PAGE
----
VERNON — Two new Vernon residents and a fifth-generation farmer are vying for a two-year position on the Vernon Select Board.
Jeff Dunklee, who has been on the board for the past nine years, is being challenged by Ken Bloom and Katherine Baldwin.
Baldwin and her family moved to Vernon in 2019. Bloom has also been a resident since 2019. Dunklee and his wife and daughter own and operate the 650-cow Vern-Mont Farm on Fort Bridgman Road.
“I am originally from across the river in Winchester, N.H.,” wrote Baldwin in a candidate statement posted to the Vernon website. “After graduating from the University of Maine at Farmington with a Bachelor of Arts in Special Education I moved to Kentucky to start a long career in mental health and developmental disability services.”
After 15 years in North Carolina, and after her husband, Chad, retired from the U.S. Army, they decided to return to New England with their three children.
“Before moving to Vernon, we started to speak to and get to know the people here,” wrote Baldwin. “We learned of the friendliness and helping spirit that is the heart of Vernon and of course fell in love with the beauty of this majestic location. For these reasons we decided that we would call Vernon our forever home. Since settling here we have met many of our Vernon neighbors, talked to many more and developed what will be lifelong relationships. Our initial impressions have proven to be accurate and so much more. There is always a helping hand even from a stranger, a needed item quickly available, errands run, and encouragement shared.”
Baldwin told the Reformer she hopes to focus on expanding Vernon’s business community.
“Future growth of Vernon is best accomplished by attracting industries similar to those already in our area, such as lumber and construction in the industrialized portion of Vernon, to assist with tax revenue,” she said. “For the growth of businesses in Vernon, encouraging entrepreneurs interested in starting small businesses like so many other small towns enjoy is imperative.”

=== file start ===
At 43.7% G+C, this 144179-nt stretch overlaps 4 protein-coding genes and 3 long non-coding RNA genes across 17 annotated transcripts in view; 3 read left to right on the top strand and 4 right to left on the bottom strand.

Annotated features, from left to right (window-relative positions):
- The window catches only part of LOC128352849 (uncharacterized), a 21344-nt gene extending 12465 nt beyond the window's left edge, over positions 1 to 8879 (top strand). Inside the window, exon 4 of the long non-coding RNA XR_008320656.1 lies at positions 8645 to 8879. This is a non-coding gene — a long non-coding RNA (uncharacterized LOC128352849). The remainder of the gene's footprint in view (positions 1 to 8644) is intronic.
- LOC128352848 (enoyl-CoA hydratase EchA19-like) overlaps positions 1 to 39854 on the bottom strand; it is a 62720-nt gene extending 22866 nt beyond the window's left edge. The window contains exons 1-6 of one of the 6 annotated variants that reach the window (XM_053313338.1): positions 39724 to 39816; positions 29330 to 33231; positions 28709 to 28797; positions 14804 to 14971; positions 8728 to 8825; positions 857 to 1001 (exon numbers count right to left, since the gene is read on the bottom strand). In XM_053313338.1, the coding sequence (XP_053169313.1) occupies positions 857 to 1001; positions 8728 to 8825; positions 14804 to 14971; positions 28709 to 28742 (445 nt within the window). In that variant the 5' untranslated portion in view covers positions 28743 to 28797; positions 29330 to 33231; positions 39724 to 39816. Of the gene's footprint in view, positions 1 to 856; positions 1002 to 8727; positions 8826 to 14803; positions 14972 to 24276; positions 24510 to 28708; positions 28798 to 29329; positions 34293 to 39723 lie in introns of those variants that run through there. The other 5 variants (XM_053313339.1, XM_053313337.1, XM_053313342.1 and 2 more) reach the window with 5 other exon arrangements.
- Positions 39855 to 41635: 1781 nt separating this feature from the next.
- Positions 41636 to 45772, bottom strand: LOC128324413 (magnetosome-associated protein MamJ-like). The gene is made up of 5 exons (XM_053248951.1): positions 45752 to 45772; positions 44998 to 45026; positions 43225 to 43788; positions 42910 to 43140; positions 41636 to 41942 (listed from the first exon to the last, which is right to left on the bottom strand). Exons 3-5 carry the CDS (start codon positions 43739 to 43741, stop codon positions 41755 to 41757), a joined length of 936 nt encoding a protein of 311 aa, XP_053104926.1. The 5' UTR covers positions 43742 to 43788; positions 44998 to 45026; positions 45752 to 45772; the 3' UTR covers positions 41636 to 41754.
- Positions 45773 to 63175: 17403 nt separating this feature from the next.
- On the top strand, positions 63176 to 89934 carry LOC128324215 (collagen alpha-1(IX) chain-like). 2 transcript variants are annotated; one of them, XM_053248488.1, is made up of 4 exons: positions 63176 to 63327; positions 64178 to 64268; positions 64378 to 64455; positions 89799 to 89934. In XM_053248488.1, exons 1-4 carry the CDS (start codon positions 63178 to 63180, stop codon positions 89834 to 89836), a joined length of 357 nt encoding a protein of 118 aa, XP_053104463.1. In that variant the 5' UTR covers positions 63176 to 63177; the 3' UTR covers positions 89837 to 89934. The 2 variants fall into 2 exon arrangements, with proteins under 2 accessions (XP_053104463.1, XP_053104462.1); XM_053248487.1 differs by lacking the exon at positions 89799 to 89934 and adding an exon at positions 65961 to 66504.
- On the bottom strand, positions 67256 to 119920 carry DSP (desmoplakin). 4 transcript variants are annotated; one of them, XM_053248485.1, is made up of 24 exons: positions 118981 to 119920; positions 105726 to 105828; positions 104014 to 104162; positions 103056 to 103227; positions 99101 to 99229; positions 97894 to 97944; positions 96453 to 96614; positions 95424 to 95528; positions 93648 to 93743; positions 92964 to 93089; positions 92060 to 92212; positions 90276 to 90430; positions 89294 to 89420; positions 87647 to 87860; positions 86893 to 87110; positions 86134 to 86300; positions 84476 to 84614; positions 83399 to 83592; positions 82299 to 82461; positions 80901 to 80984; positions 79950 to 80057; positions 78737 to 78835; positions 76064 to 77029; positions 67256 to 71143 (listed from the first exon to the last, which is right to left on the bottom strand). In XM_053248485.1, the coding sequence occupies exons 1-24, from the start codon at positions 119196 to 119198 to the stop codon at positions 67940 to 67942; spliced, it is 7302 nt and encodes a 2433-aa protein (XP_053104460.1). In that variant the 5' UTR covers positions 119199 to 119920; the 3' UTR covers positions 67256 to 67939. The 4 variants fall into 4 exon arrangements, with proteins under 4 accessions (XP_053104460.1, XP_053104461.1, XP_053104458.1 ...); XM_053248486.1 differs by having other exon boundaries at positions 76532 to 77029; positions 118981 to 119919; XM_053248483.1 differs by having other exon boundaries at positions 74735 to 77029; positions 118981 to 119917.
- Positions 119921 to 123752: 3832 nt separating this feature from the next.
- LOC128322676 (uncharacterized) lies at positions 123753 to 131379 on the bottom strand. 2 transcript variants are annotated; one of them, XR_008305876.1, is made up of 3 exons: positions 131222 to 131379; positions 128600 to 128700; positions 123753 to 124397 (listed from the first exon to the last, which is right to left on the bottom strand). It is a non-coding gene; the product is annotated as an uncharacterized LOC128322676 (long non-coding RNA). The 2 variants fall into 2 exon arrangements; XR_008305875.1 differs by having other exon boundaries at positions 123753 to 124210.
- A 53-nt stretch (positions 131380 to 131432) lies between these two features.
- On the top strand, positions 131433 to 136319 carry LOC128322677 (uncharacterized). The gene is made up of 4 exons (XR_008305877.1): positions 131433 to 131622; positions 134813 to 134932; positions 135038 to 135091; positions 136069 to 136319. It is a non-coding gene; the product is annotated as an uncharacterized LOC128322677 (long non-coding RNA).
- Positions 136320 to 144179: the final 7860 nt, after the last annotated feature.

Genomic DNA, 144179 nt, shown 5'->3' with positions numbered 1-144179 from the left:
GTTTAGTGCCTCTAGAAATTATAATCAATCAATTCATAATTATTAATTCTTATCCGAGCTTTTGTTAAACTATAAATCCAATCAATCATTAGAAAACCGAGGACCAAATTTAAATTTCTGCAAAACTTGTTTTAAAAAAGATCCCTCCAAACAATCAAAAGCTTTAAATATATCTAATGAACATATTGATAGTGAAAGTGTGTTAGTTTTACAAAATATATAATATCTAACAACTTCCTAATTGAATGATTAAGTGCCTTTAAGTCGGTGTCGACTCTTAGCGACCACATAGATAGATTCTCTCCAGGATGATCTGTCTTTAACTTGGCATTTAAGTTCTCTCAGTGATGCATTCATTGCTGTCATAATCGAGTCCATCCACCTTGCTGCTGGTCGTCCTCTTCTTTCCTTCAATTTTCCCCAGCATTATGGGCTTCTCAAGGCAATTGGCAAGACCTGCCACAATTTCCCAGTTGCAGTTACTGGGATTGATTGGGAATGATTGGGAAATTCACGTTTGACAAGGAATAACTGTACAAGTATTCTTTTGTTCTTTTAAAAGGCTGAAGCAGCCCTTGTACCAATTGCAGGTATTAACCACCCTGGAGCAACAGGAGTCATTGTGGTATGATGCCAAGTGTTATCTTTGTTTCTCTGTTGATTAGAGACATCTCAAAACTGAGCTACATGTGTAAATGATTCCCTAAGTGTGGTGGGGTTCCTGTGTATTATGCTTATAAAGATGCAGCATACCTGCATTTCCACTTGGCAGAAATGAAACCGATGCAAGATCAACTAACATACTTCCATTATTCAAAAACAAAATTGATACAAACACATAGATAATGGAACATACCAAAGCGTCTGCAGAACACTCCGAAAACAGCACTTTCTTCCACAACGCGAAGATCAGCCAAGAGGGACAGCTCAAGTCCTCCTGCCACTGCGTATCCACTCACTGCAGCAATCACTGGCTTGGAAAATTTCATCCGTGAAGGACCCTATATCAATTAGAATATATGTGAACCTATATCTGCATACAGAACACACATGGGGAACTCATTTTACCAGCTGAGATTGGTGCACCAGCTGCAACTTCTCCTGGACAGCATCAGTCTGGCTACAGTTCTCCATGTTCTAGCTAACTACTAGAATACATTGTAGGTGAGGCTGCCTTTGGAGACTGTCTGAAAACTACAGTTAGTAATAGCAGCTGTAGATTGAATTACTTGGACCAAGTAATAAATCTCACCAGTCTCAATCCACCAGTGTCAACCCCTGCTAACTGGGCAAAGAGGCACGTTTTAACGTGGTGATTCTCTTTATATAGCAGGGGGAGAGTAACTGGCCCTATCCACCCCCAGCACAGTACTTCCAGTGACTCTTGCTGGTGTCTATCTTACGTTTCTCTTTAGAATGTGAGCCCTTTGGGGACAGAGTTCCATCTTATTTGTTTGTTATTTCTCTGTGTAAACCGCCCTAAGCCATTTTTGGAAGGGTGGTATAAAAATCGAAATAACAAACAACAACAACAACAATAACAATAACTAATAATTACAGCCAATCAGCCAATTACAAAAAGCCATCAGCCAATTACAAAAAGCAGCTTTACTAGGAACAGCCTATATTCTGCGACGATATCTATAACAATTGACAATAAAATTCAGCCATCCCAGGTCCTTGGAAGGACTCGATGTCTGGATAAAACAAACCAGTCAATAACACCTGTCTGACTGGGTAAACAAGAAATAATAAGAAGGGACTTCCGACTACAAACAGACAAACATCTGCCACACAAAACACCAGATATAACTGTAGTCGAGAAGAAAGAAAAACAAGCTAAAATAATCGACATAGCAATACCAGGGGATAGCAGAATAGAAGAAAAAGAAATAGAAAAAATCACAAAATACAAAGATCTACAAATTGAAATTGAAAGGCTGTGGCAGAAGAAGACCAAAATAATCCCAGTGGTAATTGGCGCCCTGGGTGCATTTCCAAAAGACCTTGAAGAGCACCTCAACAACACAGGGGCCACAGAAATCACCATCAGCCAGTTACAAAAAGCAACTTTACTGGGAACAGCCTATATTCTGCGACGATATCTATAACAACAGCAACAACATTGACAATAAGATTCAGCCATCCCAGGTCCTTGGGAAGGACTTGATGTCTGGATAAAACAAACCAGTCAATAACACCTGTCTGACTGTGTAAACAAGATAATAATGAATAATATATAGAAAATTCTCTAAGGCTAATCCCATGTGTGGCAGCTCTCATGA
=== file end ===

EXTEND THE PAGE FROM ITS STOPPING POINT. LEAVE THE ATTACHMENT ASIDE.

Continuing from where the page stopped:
But, said Baldwin, Vernon needs to attract the right kind of businesses that are in line with the town’s rural character.
“Big box stores and chains will never be what Vernon residents want, but rather small family-run businesses that benefit the existing community,” she said. “The people here choose to live in a small town for our quality of life. In turn, attracting small businesses to invest in our community will produce loyal clientele from their neighbors within and around Vernon. What I have learned prior to and from living here is that loyalty and support are the qualities exhibited by my fellow Vernon neighbors, qualities that should be expected for incoming businesses that wish to put down roots in Vernon.”
Baldwin works as an investigator for the Disability Law Center and her husband works part time at the Vernon Town Office.
“As Vernon rebuilds and looks to a future beyond Vermont Yankee there is also a desire to maintain the close knit small town community that we all love,” wrote Baldwin in her statement. “Supporting our neighbors in their endeavors while also growing the town revenue is a fine balance that is at the heart of the future planning for Vernon. This growth will take a dedicated effort of support for our current infrastructure while also attracting the type of growth that will enhance the beauty and attraction of Vernon without commercialization.”